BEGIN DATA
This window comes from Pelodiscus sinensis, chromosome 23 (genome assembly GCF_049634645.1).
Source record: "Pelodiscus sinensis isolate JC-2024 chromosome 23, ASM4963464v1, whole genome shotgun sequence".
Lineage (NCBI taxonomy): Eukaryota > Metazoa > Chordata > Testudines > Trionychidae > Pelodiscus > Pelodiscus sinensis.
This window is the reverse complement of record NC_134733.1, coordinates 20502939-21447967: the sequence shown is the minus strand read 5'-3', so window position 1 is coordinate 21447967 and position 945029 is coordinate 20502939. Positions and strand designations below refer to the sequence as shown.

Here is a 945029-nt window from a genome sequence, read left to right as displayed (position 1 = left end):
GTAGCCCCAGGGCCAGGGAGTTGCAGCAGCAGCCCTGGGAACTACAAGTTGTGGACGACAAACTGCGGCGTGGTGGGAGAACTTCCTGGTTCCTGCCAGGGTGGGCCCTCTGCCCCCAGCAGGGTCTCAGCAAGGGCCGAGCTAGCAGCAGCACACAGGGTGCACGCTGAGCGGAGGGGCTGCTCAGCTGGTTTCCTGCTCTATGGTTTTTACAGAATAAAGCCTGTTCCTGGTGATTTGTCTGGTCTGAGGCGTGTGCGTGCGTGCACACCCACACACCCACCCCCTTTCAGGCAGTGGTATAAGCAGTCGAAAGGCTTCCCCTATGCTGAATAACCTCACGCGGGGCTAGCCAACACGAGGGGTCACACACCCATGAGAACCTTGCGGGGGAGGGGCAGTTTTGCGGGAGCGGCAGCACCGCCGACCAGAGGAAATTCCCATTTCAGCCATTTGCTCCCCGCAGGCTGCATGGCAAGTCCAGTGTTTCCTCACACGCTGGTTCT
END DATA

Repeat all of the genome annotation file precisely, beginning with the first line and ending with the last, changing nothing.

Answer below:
This window comes from Pelodiscus sinensis, chromosome 23 (genome assembly GCF_049634645.1).
Source record: "Pelodiscus sinensis isolate JC-2024 chromosome 23, ASM4963464v1, whole genome shotgun sequence".
Lineage (NCBI taxonomy): Eukaryota > Metazoa > Chordata > Testudines > Trionychidae > Pelodiscus > Pelodiscus sinensis.
This window is the reverse complement of record NC_134733.1, coordinates 20502939-21447967: the sequence shown is the minus strand read 5'-3', so window position 1 is coordinate 21447967 and position 945029 is coordinate 20502939. Positions and strand designations below refer to the sequence as shown.

Here is a 945029-nt window from a genome sequence, read left to right as displayed (position 1 = left end):
GTAGCCCCAGGGCCAGGGAGTTGCAGCAGCAGCCCTGGGAACTACAAGTTGTGGACGACAAACTGCGGCGTGGTGGGAGAACTTCCTGGTTCCTGCCAGGGTGGGCCCTCTGCCCCCAGCAGGGTCTCAGCAAGGGCCGAGCTAGCAGCAGCACACAGGGTGCACGCTGAGCGGAGGGGCTGCTCAGCTGGTTTCCTGCTCTATGGTTTTTACAGAATAAAGCCTGTTCCTGGTGATTTGTCTGGTCTGAGGCGTGTGCGTGCGTGCACACCCACACACCCACCCCCTTTCAGGCAGTGGTATAAGCAGTCGAAAGGCTTCCCCTATGCTGAATAACCTCACGCGGGGCTAGCCAACACGAGGGGTCACACACCCATGAGAACCTTGCGGGGGAGGGGCAGTTTTGCGGGAGCGGCAGCACCGCCGACCAGAGGAAATTCCCATTTCAGCCATTTGCTCCCCGCAGGCTGCATGGCAAGTCCAGTGTTTCCTCACACGCTGGTTCT